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Varcoe: AESO report intensifies fight for zero-energy grid in Alberta

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A new long-term forecast shows that electricity consumption will increase over the next two decades

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The days of slower growth in Alberta's electricity sector are coming to an end. A new long-term forecast shows that electricity consumption will increase over the next two decades.

The new report from the Alberta Electric System Operator (AESO) forecasts an increase in demand – with annual growth of 1.2 per cent expected over the next 20 years, significantly higher than the previous forecast – and also raises questions about the adequacy of supply if Ottawa's Clean Electricity Regulations (CER) are implemented.

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Last week, the grid operator's long-term forecast was published, examining the factors affecting electricity supply and demand in the province for the next two decades.

It also examines the future role of electric vehicles, the continued growth of renewable energy, and the expected adoption of carbon capture technologies in power generation, as well as other key industry trends.

The grid operator assumes that in its base case scenario, electricity generation will be largely sufficient as the grid reaches net-zero emissions by 2050. Consumption will increase due to a strong economy, population growth, higher demand from the oil sands and the ongoing electrification of the transport and building sectors.

According to electricity consulting firm EDC Associates Ltd., Alberta's electricity demand has increased by only 0.2 percent annually over the past five years and is expected to decline by 0.3 percent in 2023.

“In the 2024 report, we see that new sources of load have been added through the electrification of the transport and building sectors,” said Ryan Scholefield, AESO manager of load forecasting and market analysis.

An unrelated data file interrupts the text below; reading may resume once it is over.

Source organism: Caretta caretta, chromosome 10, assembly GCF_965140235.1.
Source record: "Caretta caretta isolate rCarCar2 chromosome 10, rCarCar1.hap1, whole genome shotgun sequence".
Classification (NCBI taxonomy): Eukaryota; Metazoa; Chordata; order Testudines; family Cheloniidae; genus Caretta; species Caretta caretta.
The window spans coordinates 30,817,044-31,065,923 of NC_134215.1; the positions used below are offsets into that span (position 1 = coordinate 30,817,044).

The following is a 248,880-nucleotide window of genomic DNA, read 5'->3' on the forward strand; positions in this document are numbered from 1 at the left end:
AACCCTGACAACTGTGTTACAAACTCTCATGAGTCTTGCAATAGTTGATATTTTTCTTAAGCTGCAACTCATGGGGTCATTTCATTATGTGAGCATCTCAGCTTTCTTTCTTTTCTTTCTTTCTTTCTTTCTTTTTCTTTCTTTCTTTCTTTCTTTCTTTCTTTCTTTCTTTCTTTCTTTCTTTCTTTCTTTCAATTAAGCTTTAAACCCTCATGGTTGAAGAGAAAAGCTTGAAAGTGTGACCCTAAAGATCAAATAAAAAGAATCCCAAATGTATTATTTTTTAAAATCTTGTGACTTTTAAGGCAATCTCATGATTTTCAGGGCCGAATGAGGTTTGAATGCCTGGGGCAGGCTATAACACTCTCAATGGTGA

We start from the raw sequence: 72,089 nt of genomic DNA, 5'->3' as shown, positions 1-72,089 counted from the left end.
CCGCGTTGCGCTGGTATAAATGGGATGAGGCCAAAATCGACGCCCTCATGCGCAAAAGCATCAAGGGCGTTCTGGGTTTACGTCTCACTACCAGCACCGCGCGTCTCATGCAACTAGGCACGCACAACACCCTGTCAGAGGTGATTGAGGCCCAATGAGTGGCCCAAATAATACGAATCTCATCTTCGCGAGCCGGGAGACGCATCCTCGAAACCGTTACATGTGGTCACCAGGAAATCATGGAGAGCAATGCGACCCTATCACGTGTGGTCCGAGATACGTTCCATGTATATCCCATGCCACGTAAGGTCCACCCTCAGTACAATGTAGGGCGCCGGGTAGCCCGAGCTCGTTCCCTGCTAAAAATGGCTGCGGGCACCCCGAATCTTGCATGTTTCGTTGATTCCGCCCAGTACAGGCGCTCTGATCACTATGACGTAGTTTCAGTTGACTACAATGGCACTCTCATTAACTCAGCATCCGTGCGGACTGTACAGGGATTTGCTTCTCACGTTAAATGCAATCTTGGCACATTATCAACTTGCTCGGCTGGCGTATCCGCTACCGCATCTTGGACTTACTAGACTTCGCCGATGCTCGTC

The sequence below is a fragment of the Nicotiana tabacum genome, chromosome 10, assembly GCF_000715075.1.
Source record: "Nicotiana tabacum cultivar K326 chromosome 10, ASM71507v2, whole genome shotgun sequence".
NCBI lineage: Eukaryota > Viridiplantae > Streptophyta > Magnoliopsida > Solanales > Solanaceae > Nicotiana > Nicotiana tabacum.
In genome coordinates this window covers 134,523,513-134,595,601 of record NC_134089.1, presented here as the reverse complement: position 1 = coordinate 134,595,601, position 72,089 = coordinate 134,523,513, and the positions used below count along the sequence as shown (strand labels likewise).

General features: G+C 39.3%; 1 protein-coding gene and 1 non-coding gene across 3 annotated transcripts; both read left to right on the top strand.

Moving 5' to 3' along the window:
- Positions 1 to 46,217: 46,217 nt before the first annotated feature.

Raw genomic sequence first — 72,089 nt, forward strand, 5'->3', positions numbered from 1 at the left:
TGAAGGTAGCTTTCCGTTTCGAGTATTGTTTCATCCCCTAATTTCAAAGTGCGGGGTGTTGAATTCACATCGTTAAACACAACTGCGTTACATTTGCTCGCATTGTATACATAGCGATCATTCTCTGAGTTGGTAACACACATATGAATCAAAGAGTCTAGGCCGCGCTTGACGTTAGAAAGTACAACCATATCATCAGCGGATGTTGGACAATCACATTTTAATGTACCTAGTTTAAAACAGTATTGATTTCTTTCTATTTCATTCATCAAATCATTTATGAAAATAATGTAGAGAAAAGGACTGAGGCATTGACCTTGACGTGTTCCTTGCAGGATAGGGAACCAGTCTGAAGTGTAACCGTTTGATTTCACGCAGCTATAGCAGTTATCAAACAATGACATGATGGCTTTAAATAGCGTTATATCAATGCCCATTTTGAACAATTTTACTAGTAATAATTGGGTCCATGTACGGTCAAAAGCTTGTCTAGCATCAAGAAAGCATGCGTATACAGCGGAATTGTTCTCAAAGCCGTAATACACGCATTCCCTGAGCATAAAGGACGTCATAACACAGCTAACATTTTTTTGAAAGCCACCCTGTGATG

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“The (economic) outlook has improved and that accounts for some of the load growth, but the really significant increase and changes are in the electrification trends, particularly in the area of ​​electric vehicles.”

The report highlights the uncertainty facing the electricity sector, including technological changes and government policies.

Both the federal and provincial governments have set net-zero emissions targets – albeit with different timelines.

If the federal government succeeds in getting provincial power grids to net-zero emissions (or at least close to them) by 2035, reliability issues could arise toward the end of the forecast period, the report said.

Assuming a baseline scenario in which Alberta's electricity grid achieves net-zero emissions by 2050 – a timeline favoured by the province – “it is reasonable to assume that the grid will face only a limited risk of non-delivery of energy due to insufficient supply,” the AESO statement said.

Electricity demand in Alberta

“In the 2035 decarbonization scenario, the grid is more likely to experience downtime and there is limited flexibility available to mitigate such risks.”

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Achieving net zero emissions by 2035″“Electricity generation is at the highest risk of load shedding and undelivered energy,” it continues. Electricity generation could reach up to 174,000 megawatt hours, especially during periods of high demand.

AESO's forecast is sure to further fuel the heated debate between the Alberta government and the federal government over Ottawa's upcoming Clean Electricity Regulations (CER).

The Trudeau government believes that the provinces' electricity grids can achieve net-zero emissions sooner.

The Smith government points out that Alberta relies on natural gas to generate baseload electricity and believes the CER is unconstitutional, costly to consumers and could lead to blackouts.